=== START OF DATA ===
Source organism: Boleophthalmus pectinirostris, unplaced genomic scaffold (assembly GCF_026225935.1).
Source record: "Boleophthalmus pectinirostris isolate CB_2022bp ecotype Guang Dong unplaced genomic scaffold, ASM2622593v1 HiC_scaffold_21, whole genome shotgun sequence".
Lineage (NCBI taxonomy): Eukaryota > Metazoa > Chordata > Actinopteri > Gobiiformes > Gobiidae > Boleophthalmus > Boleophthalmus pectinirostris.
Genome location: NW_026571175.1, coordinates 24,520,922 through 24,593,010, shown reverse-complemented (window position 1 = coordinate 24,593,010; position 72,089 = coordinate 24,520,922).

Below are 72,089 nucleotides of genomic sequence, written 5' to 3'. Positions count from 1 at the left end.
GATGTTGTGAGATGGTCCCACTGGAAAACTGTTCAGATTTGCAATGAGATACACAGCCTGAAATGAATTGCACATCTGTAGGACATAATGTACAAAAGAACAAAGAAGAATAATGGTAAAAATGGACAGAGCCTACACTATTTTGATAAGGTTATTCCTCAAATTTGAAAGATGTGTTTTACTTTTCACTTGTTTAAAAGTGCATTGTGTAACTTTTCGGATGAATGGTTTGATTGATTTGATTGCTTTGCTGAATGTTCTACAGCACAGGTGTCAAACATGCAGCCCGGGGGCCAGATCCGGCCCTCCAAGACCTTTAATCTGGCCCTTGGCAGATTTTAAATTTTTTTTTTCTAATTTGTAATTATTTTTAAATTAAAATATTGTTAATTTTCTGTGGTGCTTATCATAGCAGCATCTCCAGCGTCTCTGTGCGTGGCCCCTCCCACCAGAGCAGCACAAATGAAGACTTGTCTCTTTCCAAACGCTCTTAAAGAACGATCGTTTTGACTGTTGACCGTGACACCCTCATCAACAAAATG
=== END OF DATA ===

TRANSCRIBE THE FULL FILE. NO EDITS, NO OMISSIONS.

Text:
Source organism: Boleophthalmus pectinirostris, unplaced genomic scaffold (assembly GCF_026225935.1).
Source record: "Boleophthalmus pectinirostris isolate CB_2022bp ecotype Guang Dong unplaced genomic scaffold, ASM2622593v1 HiC_scaffold_21, whole genome shotgun sequence".
Lineage (NCBI taxonomy): Eukaryota > Metazoa > Chordata > Actinopteri > Gobiiformes > Gobiidae > Boleophthalmus > Boleophthalmus pectinirostris.
Genome location: NW_026571175.1, coordinates 24,520,922 through 24,593,010, shown reverse-complemented (window position 1 = coordinate 24,593,010; position 72,089 = coordinate 24,520,922).

Below are 72,089 nucleotides of genomic sequence, written 5' to 3'. Positions count from 1 at the left end.
GATGTTGTGAGATGGTCCCACTGGAAAACTGTTCAGATTTGCAATGAGATACACAGCCTGAAATGAATTGCACATCTGTAGGACATAATGTACAAAAGAACAAAGAAGAATAATGGTAAAAATGGACAGAGCCTACACTATTTTGATAAGGTTATTCCTCAAATTTGAAAGATGTGTTTTACTTTTCACTTGTTTAAAAGTGCATTGTGTAACTTTTCGGATGAATGGTTTGATTGATTTGATTGCTTTGCTGAATGTTCTACAGCACAGGTGTCAAACATGCAGCCCGGGGGCCAGATCCGGCCCTCCAAGACCTTTAATCTGGCCCTTGGCAGATTTTAAATTTTTTTTTTCTAATTTGTAATTATTTTTAAATTAAAATATTGTTAATTTTCTGTGGTGCTTATCATAGCAGCATCTCCAGCGTCTCTGTGCGTGGCCCCTCCCACCAGAGCAGCACAAATGAAGACTTGTCTCTTTCCAAACGCTCTTAAAGAACGATCGTTTTGACTGTTGACCGTGACACCCTCATCAACAAAATG